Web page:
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Intro to food science- Chapter 13 - chapter summary.docx

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University of Guelph
Food Science
FOOD 2010
New Prof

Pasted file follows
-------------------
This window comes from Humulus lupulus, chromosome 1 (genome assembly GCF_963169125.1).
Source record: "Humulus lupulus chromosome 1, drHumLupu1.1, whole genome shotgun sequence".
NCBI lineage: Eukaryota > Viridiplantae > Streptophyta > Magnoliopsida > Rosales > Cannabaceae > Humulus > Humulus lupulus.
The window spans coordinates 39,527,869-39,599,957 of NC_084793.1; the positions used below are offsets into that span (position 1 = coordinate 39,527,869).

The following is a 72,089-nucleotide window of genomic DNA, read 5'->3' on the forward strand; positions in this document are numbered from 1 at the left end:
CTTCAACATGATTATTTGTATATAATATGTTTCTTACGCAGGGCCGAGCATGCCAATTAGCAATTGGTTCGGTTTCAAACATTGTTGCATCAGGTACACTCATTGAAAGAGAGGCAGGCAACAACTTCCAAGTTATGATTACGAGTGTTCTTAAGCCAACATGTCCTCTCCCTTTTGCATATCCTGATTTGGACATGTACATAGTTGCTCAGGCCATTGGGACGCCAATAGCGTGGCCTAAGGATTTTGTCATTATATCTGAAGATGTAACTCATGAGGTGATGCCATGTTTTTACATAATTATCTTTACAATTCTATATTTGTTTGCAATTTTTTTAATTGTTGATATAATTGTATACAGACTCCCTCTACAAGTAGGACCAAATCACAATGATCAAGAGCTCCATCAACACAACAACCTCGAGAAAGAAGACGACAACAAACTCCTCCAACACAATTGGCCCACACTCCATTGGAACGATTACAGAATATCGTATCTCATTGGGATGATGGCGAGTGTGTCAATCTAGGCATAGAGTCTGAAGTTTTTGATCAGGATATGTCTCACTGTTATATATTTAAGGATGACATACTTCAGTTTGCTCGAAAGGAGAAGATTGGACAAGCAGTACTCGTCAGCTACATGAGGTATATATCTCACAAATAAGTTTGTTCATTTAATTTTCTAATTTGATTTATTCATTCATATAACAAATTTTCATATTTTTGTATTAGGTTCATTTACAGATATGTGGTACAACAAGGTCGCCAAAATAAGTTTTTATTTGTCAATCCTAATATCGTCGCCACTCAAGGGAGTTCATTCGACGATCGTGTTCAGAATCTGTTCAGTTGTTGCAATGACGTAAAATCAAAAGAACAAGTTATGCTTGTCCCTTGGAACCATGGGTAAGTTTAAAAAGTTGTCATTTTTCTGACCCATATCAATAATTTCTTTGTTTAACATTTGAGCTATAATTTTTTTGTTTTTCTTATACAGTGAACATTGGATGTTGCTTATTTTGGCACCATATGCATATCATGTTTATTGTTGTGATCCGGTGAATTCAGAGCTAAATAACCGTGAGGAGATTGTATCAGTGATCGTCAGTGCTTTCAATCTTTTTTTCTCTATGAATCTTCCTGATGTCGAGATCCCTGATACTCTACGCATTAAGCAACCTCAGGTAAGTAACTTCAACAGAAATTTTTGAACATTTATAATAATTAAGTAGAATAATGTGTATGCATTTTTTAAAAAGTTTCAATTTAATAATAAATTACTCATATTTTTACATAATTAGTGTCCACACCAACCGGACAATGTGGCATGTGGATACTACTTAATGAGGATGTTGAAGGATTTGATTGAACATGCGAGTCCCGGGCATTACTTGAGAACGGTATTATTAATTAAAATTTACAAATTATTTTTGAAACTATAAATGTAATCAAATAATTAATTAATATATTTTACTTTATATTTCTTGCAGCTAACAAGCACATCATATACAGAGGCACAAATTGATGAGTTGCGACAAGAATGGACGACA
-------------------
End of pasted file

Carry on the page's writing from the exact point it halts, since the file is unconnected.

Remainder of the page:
CHAPTER 13FOOD ENGINEERING A food engineer focuses on the physical makeup of foods and how to measure the effect of processing on foods physical propertiesFood engineering also encompasses the design and operation of food processing storage and analytical equipment131 FOOD ENGINEERINGBASIC TERMS AND PRINCIPLESfood engineering is the application of engineering principles to the manufacture of foodsCharacteristics of temperature and heat Temperature scales3 temperature scales Celsius Fahrenheit and Kelvin or absolute see page 357 for conversionsTwo concepts related to temperature are thermal contact and thermal equilibrium Ex If a carton of milk is removed from the refrigerator and placed on a counter at room temperature it comes in thermal contact with the counter the counter and the milk achieve the same temperature as the environment and are at thermal equilibriumMolecular motion and temperatureAbsolute zero temperature 273 Celsius or 0 Kelvin is the temperature at which all molecular motion stops At absolute zero matter does not possess heat energy in gases molecules travel at high speeds and are relatively unrestricted to move aboutthere is much space between them and gas molecules exert little selfattraction in liquids molecular motion is more restricted because the molecules are closer togetherthey may touch and tumble over each other and exhibit selfattraction which contributes to a definite shape in a solid molecular motion is the most restrictedmolecules are locked into a specific location and shape and the only kind of motion they have is rotational and vibrational each state of matter will respond identically with the addition of heat energymolecular motion increases Measuring heatcalorie amount of heat necessary to raise the temperature of 1 gram of water by 1 c degree one joule equals 0239 calories Btu is another heat termOne Btu amount of heat that will raise or lower the temperature of one pound of liquid water 1 degree FOne btu252 calories1055 JoulesConduction Convection and Radiation Conduction occurs at the molecular levelConvection heat is exchanged between either liquid or gas and solid surfaces The warmed mass of air that rises above a fire is due to natural convection A form of convection called forced convection can be used in food processing Forced convection involves the use of a fan or pump to create movement of the fluid material Radiation offers another form of heat transfer Microwave Energy They are effective in heating foods because foods contain water Microwaves are long in wavelength high in frequency and low in energy An electronically charged particle inside the oven such as water will be twisted back and forth 245 billion times a secondThe intense twisting causes adjacent individual water molecules to rub back and forth against each otherThe rubbing causes thermal friction and the molecules heat up Heated water molecules in turn pass heat energy along to other molecules in the food such as proteins carbs and fats Thermal conductivity k refers to the rate of heat that will be conducted through a unit of thickness of material such as any food material see page 361 for formulaDielectric properties Foods in the microwave oven convert the energy to heat Foods with high loss heat quickly and conveniently in a microwave while low loss do not Dielectric properties reflect the ability to of a material to store and to dissipate electrical energy The amount of microwave energy a food material can absorb is termed absorptivity o The more polar a molecule the greater its absorptivity the higher the dielectric propertyFood mechanical factors such as product density and viscosity as well as dielectric properties and the thermal heat capacity each affect how rapidly a food heats up once microwaves are deposited in it Conservation of mass Mass I a measure of the amount of matter in an object and is the property that makes an object reluctant to change its state of motion or nonmotion if at restThe law of conservation of mass says when a reaction takes place the total mass of reactants is equal to the total mass of products formed plus the mass of reactant remaining All changes in matter are accompanied by a flow of energy
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